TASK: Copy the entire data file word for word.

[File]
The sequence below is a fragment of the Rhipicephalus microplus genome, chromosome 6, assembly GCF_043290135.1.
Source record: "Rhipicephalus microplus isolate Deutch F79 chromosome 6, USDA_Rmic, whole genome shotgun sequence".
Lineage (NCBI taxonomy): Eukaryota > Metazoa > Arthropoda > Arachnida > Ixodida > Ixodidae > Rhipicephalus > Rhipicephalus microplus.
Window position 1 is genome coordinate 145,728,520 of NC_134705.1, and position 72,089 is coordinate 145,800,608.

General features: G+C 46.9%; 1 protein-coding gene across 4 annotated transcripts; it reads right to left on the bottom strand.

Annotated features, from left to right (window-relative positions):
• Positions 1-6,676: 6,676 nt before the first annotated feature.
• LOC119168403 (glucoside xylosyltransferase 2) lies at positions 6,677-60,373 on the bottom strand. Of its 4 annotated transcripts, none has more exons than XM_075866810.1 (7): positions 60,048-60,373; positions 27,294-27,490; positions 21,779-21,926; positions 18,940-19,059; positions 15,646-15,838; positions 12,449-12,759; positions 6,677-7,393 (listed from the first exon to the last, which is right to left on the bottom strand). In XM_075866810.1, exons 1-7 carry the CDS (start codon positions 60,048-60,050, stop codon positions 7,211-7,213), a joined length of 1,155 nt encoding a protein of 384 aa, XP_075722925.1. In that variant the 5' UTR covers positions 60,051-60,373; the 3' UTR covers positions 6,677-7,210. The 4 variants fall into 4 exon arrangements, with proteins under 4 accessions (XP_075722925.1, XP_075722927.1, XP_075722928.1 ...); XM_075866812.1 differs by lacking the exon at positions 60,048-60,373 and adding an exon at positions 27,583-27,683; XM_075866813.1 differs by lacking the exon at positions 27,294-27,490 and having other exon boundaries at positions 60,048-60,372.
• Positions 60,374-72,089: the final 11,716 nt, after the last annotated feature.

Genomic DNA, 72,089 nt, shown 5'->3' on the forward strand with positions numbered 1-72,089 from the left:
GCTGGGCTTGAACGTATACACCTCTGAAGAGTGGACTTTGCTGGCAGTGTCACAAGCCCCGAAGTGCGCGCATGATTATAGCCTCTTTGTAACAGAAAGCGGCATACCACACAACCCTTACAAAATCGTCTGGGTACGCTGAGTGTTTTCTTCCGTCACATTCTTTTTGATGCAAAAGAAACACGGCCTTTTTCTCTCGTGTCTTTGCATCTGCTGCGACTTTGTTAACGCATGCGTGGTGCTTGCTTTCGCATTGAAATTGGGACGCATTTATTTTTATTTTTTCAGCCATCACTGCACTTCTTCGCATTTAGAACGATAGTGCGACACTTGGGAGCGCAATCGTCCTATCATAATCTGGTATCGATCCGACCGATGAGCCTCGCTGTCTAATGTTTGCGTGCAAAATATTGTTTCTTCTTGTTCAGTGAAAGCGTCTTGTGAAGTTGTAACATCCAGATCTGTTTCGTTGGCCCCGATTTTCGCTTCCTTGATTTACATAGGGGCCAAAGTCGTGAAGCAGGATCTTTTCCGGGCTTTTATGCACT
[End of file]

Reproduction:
The sequence below is a fragment of the Rhipicephalus microplus genome, chromosome 6, assembly GCF_043290135.1.
Source record: "Rhipicephalus microplus isolate Deutch F79 chromosome 6, USDA_Rmic, whole genome shotgun sequence".
Lineage (NCBI taxonomy): Eukaryota > Metazoa > Arthropoda > Arachnida > Ixodida > Ixodidae > Rhipicephalus > Rhipicephalus microplus.
Window position 1 is genome coordinate 145,728,520 of NC_134705.1, and position 72,089 is coordinate 145,800,608.

General features: G+C 46.9%; 1 protein-coding gene across 4 annotated transcripts; it reads right to left on the bottom strand.

Annotated features, from left to right (window-relative positions):
• Positions 1-6,676: 6,676 nt before the first annotated feature.
• LOC119168403 (glucoside xylosyltransferase 2) lies at positions 6,677-60,373 on the bottom strand. Of its 4 annotated transcripts, none has more exons than XM_075866810.1 (7): positions 60,048-60,373; positions 27,294-27,490; positions 21,779-21,926; positions 18,940-19,059; positions 15,646-15,838; positions 12,449-12,759; positions 6,677-7,393 (listed from the first exon to the last, which is right to left on the bottom strand). In XM_075866810.1, exons 1-7 carry the CDS (start codon positions 60,048-60,050, stop codon positions 7,211-7,213), a joined length of 1,155 nt encoding a protein of 384 aa, XP_075722925.1. In that variant the 5' UTR covers positions 60,051-60,373; the 3' UTR covers positions 6,677-7,210. The 4 variants fall into 4 exon arrangements, with proteins under 4 accessions (XP_075722925.1, XP_075722927.1, XP_075722928.1 ...); XM_075866812.1 differs by lacking the exon at positions 60,048-60,373 and adding an exon at positions 27,583-27,683; XM_075866813.1 differs by lacking the exon at positions 27,294-27,490 and having other exon boundaries at positions 60,048-60,372.
• Positions 60,374-72,089: the final 11,716 nt, after the last annotated feature.

Genomic DNA, 72,089 nt, shown 5'->3' on the forward strand with positions numbered 1-72,089 from the left:
GCTGGGCTTGAACGTATACACCTCTGAAGAGTGGACTTTGCTGGCAGTGTCACAAGCCCCGAAGTGCGCGCATGATTATAGCCTCTTTGTAACAGAAAGCGGCATACCACACAACCCTTACAAAATCGTCTGGGTACGCTGAGTGTTTTCTTCCGTCACATTCTTTTTGATGCAAAAGAAACACGGCCTTTTTCTCTCGTGTCTTTGCATCTGCTGCGACTTTGTTAACGCATGCGTGGTGCTTGCTTTCGCATTGAAATTGGGACGCATTTATTTTTATTTTTTCAGCCATCACTGCACTTCTTCGCATTTAGAACGATAGTGCGACACTTGGGAGCGCAATCGTCCTATCATAATCTGGTATCGATCCGACCGATGAGCCTCGCTGTCTAATGTTTGCGTGCAAAATATTGTTTCTTCTTGTTCAGTGAAAGCGTCTTGTGAAGTTGTAACATCCAGATCTGTTTCGTTGGCCCCGATTTTCGCTTCCTTGATTTACATAGGGGCCAAAGTCGTGAAGCAGGATCTTTTCCGGGCTTTTATGCACT